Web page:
“Familiarity becomes tradition and unbending tradition becomes rigidity. Rigidity refers to a way of viewing reality. It is a mindset that says, ‘We’ve always done it this way, and change is evil.’ … Rigidity is a way of thinking that limits the fluidity of life and in so doing, reduces the quality of life. The Pharisees believed that a crippled woman should stay crippled because people were not supposed to ‘work’ (including healing) on the Sabbath. But Jesus healed her on the Sabbath because He had a bigger and better understanding about the true purpose of that day. Rigidity is not the same as order, though its proponents would say it is. It does not allow for change, growth, context, priority or any one of a multitude of factors that influence life. Rigidity is often the precursor to collapse. In the building industry, architects and engineers have discovered that in order to build earthquake-proof buildings, they must allow room for flex. When the ground moves, a building that is too rigid will topple. If the structure has some ‘give’ to it, it will sway with the movement and remain standing and intact.”

Traditions can replace the life of the Holy Spirit in our lives, but there is “fluidity” where God’s Spirit is working.

Don’t let your order become your god.

“And The Truth Shall Set You Free”

We live in a day when it’s unpopular and considered even intolerant to state that there are absolutes when it comes to what we believe — especially in moral and religious matters.  In all other matters: science, mathematics, medicine, etc., there are standards, disciplines, rules, and laws that govern the way we solve the rest of life (mathematics, medicine, language, etc…).

Yet, when it comes to moral and religious matters, it becomes apparent that not only does the social trend find it unacceptable to hold opposite points of view then what is considered socially and politically correct, but it is expected that you confirm to their “tolerant” views on these matters, or you will be ridiculed, shamed, sued, perjured, and slandered. 

Because it is inconvenient and unpopular to have any views that won’t continuously change to agree with current opinions, today’s culture has disparaged the thought of absolutes. 

This is from where the term “moral relativity” generated.  It’s the idea that morals are relative and subject to our own personal interpretations and preferences.

Absolutes imply an unchanging standard, a measure of truth that won’t change with time, or people, or cultures. 

It’s interesting to compare moral absolutes to the rest of life, where absolutes are followed and accepted.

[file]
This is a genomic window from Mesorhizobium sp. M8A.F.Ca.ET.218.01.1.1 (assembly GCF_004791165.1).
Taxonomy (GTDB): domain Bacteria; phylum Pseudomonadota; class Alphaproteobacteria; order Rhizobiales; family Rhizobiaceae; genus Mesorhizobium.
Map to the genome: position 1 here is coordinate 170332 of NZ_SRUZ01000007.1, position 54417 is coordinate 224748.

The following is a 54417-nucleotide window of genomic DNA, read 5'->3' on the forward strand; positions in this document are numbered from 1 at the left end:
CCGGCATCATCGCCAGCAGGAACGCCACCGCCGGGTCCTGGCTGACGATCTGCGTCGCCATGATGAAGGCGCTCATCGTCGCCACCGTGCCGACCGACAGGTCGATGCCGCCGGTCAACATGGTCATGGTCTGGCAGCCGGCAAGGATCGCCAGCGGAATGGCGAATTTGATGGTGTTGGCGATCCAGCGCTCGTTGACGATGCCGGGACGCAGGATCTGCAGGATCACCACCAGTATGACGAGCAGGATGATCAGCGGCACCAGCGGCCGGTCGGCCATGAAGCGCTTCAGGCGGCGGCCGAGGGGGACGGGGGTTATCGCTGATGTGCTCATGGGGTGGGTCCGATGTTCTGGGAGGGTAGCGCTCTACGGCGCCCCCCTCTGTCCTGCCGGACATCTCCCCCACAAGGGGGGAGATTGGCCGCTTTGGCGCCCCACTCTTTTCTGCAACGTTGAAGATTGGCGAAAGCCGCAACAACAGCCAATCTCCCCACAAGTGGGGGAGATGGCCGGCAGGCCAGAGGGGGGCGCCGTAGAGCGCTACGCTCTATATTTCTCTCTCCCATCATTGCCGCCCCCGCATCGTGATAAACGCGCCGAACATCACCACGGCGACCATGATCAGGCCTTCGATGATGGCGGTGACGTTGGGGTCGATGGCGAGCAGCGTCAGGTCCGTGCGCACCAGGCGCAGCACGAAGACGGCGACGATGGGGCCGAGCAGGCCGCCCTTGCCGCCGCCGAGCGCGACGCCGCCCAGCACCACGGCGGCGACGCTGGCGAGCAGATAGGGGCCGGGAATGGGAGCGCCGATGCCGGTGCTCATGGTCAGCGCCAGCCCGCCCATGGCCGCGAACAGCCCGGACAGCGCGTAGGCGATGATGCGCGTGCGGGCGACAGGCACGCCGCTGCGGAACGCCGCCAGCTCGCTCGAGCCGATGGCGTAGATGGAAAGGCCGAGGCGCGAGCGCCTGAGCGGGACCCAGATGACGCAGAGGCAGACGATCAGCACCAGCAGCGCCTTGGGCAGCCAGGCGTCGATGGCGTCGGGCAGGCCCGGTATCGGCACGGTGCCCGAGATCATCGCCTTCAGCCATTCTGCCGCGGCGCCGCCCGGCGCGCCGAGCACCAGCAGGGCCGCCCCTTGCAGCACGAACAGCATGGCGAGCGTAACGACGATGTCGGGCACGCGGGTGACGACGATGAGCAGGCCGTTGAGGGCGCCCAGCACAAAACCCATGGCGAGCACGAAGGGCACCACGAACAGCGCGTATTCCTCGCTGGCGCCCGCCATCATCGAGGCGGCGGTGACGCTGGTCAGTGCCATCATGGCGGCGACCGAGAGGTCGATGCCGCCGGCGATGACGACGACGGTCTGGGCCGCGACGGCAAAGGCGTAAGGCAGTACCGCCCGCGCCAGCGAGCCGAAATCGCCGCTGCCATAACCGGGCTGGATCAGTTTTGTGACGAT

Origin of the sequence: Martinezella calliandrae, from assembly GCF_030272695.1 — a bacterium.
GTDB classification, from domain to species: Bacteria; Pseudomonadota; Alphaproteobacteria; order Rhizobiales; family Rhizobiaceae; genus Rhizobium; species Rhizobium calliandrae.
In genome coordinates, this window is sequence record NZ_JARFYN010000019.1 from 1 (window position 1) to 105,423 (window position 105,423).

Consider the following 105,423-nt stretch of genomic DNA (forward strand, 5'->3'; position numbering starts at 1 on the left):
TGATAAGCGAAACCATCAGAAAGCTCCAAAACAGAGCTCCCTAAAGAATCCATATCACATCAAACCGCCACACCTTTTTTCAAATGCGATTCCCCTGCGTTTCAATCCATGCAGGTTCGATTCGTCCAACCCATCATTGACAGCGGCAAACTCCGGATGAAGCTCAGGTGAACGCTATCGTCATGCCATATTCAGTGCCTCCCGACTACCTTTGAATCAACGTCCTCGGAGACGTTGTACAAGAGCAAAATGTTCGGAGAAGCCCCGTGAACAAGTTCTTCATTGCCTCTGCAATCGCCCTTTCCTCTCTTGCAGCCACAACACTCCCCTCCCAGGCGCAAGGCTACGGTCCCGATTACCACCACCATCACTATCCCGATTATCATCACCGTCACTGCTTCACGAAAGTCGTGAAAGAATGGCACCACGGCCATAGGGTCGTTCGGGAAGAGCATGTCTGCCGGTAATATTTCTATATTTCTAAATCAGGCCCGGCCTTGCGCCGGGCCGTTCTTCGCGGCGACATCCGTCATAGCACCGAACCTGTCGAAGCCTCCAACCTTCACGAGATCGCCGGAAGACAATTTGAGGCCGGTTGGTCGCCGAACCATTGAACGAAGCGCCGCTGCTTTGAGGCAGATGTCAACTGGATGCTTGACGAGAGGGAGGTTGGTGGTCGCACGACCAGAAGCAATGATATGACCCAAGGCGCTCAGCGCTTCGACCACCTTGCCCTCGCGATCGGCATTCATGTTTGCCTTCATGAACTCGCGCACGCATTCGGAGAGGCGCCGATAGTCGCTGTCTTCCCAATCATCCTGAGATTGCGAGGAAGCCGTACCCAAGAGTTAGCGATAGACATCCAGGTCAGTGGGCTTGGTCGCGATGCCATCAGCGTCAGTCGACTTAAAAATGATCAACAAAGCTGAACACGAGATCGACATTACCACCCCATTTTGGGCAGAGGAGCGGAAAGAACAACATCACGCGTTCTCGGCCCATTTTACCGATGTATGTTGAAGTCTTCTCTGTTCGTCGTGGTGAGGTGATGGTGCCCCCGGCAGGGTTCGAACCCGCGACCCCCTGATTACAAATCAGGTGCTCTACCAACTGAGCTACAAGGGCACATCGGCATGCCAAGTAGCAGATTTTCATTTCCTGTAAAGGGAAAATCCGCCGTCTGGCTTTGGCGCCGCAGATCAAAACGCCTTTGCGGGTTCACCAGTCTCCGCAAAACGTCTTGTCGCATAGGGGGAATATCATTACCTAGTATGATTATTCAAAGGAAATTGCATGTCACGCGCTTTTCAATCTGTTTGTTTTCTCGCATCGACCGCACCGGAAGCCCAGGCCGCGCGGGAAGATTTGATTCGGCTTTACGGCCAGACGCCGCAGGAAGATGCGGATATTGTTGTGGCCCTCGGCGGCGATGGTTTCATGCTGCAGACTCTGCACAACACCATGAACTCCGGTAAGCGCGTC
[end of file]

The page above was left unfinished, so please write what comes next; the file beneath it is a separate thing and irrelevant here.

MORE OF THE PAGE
Think of the engineering disciplines, pharmaceutical standards…

Our universe operates on absolutes. Our educational system. Our medical system. Mathematics. Our justice system (to a degree). Otherwise, why teach math?  Why teach English?  Why teach science?  Why teach history?

My husband is an engineer, and his job would be worthless if there weren’t absolutes. Try designing any building or system without believing in absolutes.

Try being a pharmacist without believing in absolutes.

If you honestly don’t believe in absolutes, then you can’t have an opinion. Opinions are based on a belief. Beliefs are based on a recognition in your mind of some type of absolute — whether it’s false or right.

The problem is not that people deny there are absolutes. The argument is really with what people want to define as absolute.

The natural desire is to self-determine our own absolutes. Whatever makes us uncomfortable, we as humans tend to define as negative. Whatever evokes pleasant feelings in us, we tend to define as positive.

This is where the problem lies. If we can all personally define what is absolutely wrong or absolutely right, then we are our own gods. We establish ourselves as the foundation for truth.

Truth though is truthful only to itself –– not to a person, persons, certain religion, feeling, political system. Truth in itself cannot be manipulated. It isn’t partial. It isn’t self-pleasing. It isn’t capricious. Truth is eternal. Truth is final. Truth is authority.

To understand what is truth, we need to first get past ourselves, what makes us comfortable and happy, and be willing to seek truth no matter how it changes our own perceptions, thoughts, behavior, and life.

Truth will always trump the lie. In a finite minute, it may not appear to be “winning;” but truth always wins.

A lie is something that is absolutely wrong in its conclusion — whether or not there is some truth mixed into it. The end result/conclusion is false.

This, in essence, determines that God is the final authority on truth. The definition of God is absolute, final authority.

If we want to know what is absolute truth, then we need to know who God is. To know God, we can simply start by asking God, “Who are you?” Ask Him to reveal Himself to you. You might be surprised by Who He really is and what He is really like.

Our thoughts of God are not necessarily even close to what He is like. We all get a little “hung up” on others’ interpretations of God or our own. God though is Truth — regardless of human interpretations.

In the book, Think Differently, Live Differently this was said “Too often we define truth as a collective set of accurate information or even doctrine. While the information or doctrine may be accurate (and therefore true), it does not necessarily have the inherent power to make us free. Truth is as much a way of knowing as it is what we know. Truth isn’t the destination, but rather the compass that we travel with to get us there. Truth isn’t subjective; it is grounded in the core of Someone … just as a plumb line is anchored by gravity in the core of the earth. When we compare other things to the plumb line, we can clearly see what is crooked and what is truly straight. In fact, the way to know truth is to know the One who is the Source of Truth. Jesus said, ‘I AM the Way, the Truth, and the Life’.”

Lots to ponder on this but extremely important if we want to have a foundation of truth to under-gird our lives. My goal is to be a seeker of the Truth.